Colour Me Black

The Place Of Henna In Modern Culture

by Gottfried Moh

Colour Me Black

Henna is a dye prepared from the plant Lawsonia inermis (also known as hina), the henna tree, the mignonette tree, and the Egyptian privet (the sole species of the genus Lawsonia). It also refers to the temporary body art resulting from the staining of the skin from the dyes. Henna has been used since antiquity to dye skin, hair and fingernails, as well as fabrics such as silk, wool and leather.

Historically, henna was used in the Arabian Peninsula, the Indian sub-continent, the Middle East, Carthage, other parts of North Africa and the Horn of Africa. The name is used to describe other skin and hair dyes, such as the black henna and neutral henna, neither of which are derived from the henna plant.

Henna upon application can last for 1-4 weeks, but usually, it looks fresh for about a week and fades after that, depending on how fast the skin renews itself.

Henna is apparently safe for adults when used on the skin or hair. However, it can cause some side effects such as inflammation of the skin (dermatitis), itching, burning, swelling, scaling, broken skin, blisters, and scarring of the skin.

According to expert, henna tattoos are completely safe for the skin, even for pregnant women. Beyond that, when applied to the skin, it may look like a real tattoo, but allergic reactions should provide cause for caution.

Even royalty is getting in on the act, as the Duchess of Sussex, Meghan Markle, got a Henna tattoo to celebrate her pregnancy. According to reports, the couple visited the girls at the “Education For All” boarding house in the Atlas Mountains. During the visit, she received a henna tattoo of flowers running down her forearm, hand, and pointer finger.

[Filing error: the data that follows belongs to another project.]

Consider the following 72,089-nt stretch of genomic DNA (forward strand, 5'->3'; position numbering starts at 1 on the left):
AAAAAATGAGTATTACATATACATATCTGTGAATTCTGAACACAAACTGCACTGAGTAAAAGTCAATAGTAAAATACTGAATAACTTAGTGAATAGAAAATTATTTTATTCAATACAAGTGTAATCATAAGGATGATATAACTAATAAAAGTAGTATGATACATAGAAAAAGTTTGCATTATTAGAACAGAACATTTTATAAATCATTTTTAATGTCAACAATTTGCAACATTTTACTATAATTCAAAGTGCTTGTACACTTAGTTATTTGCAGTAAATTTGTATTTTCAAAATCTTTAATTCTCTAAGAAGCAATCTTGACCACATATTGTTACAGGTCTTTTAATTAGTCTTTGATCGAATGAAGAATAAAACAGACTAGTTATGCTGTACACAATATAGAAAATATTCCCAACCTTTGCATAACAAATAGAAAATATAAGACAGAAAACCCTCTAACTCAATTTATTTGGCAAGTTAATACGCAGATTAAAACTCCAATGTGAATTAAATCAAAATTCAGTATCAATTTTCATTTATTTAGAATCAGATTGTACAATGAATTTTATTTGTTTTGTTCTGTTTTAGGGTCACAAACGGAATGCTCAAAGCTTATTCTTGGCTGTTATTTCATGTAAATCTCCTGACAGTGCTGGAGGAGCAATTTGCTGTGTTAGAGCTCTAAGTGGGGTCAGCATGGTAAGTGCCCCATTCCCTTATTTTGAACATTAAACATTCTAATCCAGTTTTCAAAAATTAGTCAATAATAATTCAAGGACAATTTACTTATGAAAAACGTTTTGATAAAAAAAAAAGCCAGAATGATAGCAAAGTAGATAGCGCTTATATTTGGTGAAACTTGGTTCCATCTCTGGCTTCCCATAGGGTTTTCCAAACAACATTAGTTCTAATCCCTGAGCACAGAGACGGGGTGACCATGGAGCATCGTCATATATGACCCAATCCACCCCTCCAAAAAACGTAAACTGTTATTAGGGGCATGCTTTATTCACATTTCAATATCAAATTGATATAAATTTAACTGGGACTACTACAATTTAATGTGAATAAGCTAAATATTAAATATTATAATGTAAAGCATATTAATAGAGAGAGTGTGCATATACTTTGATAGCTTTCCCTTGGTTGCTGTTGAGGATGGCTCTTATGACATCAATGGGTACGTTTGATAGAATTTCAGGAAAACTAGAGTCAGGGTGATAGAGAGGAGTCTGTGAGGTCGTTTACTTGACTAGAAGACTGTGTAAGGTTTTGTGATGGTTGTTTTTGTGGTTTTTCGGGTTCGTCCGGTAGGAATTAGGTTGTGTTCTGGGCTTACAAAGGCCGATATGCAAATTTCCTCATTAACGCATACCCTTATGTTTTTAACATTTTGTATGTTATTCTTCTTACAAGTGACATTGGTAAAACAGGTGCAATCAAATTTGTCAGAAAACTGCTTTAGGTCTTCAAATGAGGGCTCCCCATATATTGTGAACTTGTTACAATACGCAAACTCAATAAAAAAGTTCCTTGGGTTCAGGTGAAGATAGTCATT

Today, men and women in non-traditional American & European pop culture are taking up henna as a form of beautification. Mainstream America remains fascinated with body adornment and beauty practices from other cultures.

Non-traditional design tends to involve combinations of cultural variations, and is more personalised per individual. One could like a particular portion of Indian design and want to infuse a symbol that holds significant meaning to them. There are also picture symbols (astrological, mythical, Native American, etc.), religious or spiritual symbols (pentagrams, crosses, ankhs or Om’s), or writings from other cultures (runes, Chinese characters, Arabic, Tibetan or Sanskrit). There are those who choose designs purely for aesthetic purposes, like trailing vines or filigree patterns. The potential variety in design is practically limitless.

Henna decorating will survive in traditional uses within specific ethnic cultures and within various communities in a number of developed nations. The richly beautiful art of henna knows no boundaries in culture, ethnicity, gender, religious or spiritual beliefs. In its many forms, henna decorating is truly a gift of beauty, touch, and trust.